a cavity formed into a distal end of said body adapted to biasingly engage over a wing nut including the hub and wing members thereof whereby the rotational force is applied to install and tighten the wing nut or to loosen and remove the wing nut from threaded engagement with a threaded shaft of a bolt without damaging or over tightening the wing nut.
2. A wing nut installation dutch drive device as set forth in claim 1, further comprising:
a plurality of installation bolts, each of said bolts including an enlarged head formed at one end of a threaded shaft, said head being slidably engageable within a support channel attached to a building onto which the hurricane shutter is installed and a compressible resilient fiber pad attached onto each said head wherein the overall thickness of said head and fiber pad is greater than a depth of the support channel whereby each said bolt is biasingly held from inadvertent movement within the channel.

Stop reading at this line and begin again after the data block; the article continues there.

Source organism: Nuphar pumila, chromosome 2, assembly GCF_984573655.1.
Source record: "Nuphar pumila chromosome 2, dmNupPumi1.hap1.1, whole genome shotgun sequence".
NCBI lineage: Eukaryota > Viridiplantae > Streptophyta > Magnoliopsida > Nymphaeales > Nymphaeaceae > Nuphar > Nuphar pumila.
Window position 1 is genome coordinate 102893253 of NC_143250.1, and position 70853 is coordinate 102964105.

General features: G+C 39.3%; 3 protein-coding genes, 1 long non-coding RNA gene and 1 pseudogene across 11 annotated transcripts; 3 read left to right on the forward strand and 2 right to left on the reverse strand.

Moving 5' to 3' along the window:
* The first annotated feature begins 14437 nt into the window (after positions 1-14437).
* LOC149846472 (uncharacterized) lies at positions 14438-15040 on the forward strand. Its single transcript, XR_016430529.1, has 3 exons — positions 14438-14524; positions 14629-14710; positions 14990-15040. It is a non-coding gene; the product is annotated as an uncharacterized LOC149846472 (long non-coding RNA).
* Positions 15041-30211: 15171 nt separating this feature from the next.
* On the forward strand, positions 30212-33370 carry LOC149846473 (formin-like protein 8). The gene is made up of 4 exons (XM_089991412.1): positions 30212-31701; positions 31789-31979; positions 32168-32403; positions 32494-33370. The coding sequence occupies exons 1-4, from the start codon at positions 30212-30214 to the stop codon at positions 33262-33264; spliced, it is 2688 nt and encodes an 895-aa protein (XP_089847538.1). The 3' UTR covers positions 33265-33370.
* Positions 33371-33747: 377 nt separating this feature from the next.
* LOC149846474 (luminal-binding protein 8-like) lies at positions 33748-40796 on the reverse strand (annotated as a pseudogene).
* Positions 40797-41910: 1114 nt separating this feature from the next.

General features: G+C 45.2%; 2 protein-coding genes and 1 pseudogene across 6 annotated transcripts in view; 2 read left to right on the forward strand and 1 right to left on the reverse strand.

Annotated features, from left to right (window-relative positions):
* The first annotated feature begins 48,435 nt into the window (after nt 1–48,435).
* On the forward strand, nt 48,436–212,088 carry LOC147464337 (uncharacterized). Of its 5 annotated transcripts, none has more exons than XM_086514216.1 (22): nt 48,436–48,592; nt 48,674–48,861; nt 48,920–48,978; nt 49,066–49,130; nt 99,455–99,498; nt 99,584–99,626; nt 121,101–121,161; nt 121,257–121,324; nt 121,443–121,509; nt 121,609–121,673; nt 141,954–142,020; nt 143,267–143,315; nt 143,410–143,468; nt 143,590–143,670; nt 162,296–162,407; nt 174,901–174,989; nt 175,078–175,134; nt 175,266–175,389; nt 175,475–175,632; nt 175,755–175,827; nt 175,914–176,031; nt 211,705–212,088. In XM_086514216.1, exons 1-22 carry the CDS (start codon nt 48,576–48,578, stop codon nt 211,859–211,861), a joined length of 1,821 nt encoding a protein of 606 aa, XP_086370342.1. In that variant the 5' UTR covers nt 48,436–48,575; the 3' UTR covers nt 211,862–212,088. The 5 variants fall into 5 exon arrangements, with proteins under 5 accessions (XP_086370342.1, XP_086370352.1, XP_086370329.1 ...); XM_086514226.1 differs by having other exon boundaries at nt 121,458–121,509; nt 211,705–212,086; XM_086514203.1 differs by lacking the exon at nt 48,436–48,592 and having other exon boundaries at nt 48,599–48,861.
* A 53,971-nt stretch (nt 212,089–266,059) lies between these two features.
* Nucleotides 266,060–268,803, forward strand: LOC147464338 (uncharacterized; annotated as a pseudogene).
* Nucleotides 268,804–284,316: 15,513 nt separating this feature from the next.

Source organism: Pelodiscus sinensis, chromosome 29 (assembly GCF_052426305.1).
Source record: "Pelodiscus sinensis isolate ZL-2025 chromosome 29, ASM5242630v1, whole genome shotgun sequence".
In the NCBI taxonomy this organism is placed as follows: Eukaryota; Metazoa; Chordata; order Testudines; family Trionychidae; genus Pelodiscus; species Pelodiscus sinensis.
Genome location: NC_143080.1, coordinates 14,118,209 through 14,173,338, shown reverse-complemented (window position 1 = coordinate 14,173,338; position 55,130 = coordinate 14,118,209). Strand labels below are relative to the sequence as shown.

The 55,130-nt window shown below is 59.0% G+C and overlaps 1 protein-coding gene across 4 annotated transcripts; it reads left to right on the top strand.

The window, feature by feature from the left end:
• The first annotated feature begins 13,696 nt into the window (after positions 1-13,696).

Description
CROSS-REFERENCE TO RELATED APPLICATIONS

Not applicable

STATEMENT REGARDING FEDERALLY SPONSORED RESEARCH OR DEVELOPMENT

Not applicable

INCORPORATION-BY-REFERENCE OF MATERIAL SUBMITTED ON A COMPACT DISC

Not applicable

BACKGROUND OF THE INVENTION

1. Field of the Invention

This invention relates generally to socket and drive mechanisms and more particularly to an elastomeric clutch drive device for installing and removing installation bolt wing nuts in conjunction with attaching a hurricane shutter against a building.

2. Description of Related Art